What does UID root and GID root mean?
Please give me some examples...
UID stands for user ID, and GID stands for group ID. They are numeric identifiers associated by a UNIX or Linux system with an user or group account, respectively (e.g.
Users represent an individual person or role, whereas groups represent a collection of people or roles. Each is used by the system to manage who gets access to resources like files, processes, etc.
On many systems, you'll find that users and groups (confusingly) might be named the same thing, even though they have different functions. Also, some people (confusingly) use UID or GID to mean the same as user or group instead of the numeric IDs. You can find all the names and IDs, and how they are mapped to each other in files like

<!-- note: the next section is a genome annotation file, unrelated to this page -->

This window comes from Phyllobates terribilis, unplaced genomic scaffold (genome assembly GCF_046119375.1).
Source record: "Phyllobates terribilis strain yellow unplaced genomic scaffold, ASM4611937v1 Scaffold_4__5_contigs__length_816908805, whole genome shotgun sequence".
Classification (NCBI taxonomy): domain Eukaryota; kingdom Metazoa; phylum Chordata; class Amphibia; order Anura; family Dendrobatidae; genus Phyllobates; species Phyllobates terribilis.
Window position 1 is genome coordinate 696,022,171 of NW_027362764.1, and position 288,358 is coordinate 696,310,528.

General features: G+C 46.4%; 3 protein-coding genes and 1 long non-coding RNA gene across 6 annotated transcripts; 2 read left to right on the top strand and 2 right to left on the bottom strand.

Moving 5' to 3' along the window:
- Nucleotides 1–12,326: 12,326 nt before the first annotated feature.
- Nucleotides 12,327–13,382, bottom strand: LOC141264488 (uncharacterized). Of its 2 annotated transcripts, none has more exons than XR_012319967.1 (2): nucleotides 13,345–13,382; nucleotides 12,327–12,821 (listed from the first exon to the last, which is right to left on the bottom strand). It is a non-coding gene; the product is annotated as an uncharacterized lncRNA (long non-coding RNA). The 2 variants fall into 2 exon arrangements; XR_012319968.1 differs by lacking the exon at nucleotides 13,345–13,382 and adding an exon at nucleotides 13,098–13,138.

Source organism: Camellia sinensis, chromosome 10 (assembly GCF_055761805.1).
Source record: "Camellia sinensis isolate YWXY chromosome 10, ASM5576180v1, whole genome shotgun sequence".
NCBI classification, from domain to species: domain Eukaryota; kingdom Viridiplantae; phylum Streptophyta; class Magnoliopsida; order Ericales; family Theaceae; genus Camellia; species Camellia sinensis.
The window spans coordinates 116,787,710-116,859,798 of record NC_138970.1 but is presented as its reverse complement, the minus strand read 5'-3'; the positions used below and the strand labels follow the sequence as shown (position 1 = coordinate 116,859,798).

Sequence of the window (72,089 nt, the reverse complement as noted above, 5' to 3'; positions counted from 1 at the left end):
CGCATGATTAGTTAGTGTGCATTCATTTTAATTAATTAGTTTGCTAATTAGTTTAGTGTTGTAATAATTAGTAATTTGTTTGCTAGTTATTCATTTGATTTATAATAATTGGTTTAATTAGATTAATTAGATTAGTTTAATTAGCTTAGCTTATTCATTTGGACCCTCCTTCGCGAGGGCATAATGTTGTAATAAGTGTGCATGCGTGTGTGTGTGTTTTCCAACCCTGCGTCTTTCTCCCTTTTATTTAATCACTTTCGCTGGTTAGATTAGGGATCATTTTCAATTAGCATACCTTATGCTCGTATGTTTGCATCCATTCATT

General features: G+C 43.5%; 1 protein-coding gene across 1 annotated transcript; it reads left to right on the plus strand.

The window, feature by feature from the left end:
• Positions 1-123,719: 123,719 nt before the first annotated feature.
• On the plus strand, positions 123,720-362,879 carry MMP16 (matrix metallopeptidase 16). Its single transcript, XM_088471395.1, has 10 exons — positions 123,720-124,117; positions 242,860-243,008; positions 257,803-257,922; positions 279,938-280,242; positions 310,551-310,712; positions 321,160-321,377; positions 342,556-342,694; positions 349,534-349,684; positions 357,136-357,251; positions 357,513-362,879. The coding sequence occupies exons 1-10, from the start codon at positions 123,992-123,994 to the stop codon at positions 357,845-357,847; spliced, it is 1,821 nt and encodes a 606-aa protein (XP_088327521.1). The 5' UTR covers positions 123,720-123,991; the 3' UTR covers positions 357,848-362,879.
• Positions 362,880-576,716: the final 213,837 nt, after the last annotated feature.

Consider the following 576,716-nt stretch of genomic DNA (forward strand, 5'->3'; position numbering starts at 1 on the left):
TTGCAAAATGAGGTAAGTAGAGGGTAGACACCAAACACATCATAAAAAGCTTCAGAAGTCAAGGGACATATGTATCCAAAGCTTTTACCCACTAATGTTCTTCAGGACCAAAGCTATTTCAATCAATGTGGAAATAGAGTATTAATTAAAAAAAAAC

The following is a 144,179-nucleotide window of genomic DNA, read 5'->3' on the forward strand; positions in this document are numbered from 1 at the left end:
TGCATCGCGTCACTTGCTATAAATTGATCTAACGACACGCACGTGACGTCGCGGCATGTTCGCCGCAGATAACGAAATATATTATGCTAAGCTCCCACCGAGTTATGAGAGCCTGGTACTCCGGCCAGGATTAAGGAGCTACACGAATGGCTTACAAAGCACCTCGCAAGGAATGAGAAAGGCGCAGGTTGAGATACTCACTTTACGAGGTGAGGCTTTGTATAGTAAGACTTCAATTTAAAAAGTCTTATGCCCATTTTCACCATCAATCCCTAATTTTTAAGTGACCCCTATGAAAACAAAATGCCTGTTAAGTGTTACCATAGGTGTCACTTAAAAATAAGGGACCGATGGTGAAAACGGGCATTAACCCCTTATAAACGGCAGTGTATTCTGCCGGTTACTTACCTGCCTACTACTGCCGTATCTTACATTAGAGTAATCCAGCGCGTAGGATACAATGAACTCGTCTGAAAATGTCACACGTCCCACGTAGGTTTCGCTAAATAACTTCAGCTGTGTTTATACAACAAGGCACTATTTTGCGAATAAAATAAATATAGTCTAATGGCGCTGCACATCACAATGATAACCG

So, "UID root" (mistakenly) means the root user, and "GID root" (mistakenly) means the root group.
UID root says the file is owned and fully controlled by the user root. GID root says that members of the group root can control the file as per the group permissions.